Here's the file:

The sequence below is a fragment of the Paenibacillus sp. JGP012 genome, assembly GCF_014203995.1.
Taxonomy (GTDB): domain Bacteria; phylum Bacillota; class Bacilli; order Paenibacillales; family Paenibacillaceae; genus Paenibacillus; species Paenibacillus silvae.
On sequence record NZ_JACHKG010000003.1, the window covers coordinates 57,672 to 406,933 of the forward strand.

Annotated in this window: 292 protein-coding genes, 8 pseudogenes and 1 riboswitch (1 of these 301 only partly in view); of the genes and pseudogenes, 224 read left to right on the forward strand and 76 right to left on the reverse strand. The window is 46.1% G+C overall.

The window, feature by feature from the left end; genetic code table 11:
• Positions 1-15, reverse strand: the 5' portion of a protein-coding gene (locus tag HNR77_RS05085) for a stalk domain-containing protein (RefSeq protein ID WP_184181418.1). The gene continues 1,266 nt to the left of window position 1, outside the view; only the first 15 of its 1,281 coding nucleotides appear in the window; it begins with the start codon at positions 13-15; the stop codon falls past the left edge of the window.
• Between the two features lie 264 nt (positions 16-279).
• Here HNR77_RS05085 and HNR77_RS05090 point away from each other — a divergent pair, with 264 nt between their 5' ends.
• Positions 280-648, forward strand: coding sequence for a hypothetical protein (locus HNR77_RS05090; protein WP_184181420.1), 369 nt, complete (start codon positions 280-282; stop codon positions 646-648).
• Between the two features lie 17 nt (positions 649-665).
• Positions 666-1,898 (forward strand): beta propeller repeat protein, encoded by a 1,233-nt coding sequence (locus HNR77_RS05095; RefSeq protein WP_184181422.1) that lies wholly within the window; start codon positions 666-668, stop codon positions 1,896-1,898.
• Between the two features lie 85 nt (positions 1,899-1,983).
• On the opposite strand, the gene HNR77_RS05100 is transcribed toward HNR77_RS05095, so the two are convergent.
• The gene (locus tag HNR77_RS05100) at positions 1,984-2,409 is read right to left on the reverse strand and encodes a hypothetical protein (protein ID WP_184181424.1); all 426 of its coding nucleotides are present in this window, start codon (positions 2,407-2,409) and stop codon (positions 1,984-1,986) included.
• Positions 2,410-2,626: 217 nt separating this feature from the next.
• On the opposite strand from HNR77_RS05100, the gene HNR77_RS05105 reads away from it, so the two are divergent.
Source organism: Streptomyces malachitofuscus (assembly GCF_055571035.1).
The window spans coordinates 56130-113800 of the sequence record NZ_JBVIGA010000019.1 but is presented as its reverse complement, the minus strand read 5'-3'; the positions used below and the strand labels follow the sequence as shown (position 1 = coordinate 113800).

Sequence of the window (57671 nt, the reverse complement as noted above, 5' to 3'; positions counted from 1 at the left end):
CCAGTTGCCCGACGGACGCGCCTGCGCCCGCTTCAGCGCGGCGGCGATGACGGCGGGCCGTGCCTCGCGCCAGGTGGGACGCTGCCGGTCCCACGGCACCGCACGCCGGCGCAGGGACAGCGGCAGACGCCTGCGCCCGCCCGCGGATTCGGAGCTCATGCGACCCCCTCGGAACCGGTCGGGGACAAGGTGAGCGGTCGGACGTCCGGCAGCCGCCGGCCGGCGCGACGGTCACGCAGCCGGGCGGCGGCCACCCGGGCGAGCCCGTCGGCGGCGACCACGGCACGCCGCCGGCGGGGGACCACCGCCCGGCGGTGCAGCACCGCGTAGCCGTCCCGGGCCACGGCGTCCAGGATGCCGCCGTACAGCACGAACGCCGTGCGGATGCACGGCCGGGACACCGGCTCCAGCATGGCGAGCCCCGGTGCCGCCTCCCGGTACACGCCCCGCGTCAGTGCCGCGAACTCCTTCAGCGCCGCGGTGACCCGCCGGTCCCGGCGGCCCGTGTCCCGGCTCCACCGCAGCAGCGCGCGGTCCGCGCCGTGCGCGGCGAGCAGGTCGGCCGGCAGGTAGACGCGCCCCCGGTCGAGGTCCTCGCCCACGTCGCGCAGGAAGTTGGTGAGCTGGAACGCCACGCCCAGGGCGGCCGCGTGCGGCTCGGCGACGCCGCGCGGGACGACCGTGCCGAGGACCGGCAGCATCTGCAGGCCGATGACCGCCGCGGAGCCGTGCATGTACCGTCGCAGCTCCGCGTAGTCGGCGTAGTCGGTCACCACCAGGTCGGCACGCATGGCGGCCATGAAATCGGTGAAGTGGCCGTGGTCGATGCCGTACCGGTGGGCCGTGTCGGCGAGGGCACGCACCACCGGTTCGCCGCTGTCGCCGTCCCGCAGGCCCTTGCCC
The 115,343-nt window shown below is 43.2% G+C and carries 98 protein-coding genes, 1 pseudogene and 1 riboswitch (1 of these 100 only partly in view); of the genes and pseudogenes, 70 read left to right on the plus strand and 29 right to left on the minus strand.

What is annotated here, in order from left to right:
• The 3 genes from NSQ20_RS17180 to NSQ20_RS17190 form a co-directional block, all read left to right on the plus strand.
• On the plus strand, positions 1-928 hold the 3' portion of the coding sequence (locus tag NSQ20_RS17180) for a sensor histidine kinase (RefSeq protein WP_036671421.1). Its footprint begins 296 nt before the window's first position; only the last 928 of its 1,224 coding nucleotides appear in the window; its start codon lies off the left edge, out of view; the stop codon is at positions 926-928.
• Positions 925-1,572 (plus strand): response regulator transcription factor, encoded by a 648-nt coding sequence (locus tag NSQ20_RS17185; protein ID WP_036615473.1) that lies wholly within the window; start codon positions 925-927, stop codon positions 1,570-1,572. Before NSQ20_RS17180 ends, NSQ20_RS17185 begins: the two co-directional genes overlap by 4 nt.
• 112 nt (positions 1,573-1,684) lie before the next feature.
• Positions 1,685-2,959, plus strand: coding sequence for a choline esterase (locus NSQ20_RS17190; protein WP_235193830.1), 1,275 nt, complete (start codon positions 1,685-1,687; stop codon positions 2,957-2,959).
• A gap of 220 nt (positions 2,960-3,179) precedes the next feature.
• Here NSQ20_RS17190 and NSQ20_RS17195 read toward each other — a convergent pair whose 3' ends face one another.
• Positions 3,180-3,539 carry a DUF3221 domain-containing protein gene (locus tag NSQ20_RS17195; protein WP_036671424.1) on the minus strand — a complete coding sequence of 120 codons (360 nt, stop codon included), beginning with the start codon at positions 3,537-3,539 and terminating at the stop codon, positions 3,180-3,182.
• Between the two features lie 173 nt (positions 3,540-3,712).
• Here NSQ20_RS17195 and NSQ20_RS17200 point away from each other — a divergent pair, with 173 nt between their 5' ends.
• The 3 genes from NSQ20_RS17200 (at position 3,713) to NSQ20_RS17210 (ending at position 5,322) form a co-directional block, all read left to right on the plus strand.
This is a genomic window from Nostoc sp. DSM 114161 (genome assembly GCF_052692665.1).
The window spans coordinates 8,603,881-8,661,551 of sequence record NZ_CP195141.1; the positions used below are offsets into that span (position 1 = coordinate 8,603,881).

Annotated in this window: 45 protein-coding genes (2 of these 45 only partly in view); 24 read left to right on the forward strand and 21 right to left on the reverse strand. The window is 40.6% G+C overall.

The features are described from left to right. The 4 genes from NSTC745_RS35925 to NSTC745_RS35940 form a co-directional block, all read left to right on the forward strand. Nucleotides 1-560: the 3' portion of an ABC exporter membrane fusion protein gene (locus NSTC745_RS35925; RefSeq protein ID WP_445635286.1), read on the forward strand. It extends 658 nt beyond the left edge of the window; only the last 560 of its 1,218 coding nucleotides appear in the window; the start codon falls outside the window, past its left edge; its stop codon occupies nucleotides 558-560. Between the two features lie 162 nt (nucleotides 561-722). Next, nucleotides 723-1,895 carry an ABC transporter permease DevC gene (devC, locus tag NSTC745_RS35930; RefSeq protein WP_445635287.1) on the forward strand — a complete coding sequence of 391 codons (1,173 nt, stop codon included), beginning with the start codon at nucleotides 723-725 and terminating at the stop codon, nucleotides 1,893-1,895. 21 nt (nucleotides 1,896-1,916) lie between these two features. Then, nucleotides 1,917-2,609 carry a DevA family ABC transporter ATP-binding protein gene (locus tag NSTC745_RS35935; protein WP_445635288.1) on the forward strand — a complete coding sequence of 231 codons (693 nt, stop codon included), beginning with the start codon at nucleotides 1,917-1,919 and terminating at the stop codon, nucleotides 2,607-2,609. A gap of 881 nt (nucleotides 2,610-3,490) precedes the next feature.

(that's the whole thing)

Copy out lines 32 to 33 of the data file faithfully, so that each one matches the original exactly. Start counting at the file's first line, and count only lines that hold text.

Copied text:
• Here NSQ20_RS17195 and NSQ20_RS17200 point away from each other — a divergent pair, with 173 nt between their 5' ends.
• The 3 genes from NSQ20_RS17200 (at position 3,713) to NSQ20_RS17210 (ending at position 5,322) form a co-directional block, all read left to right on the plus strand.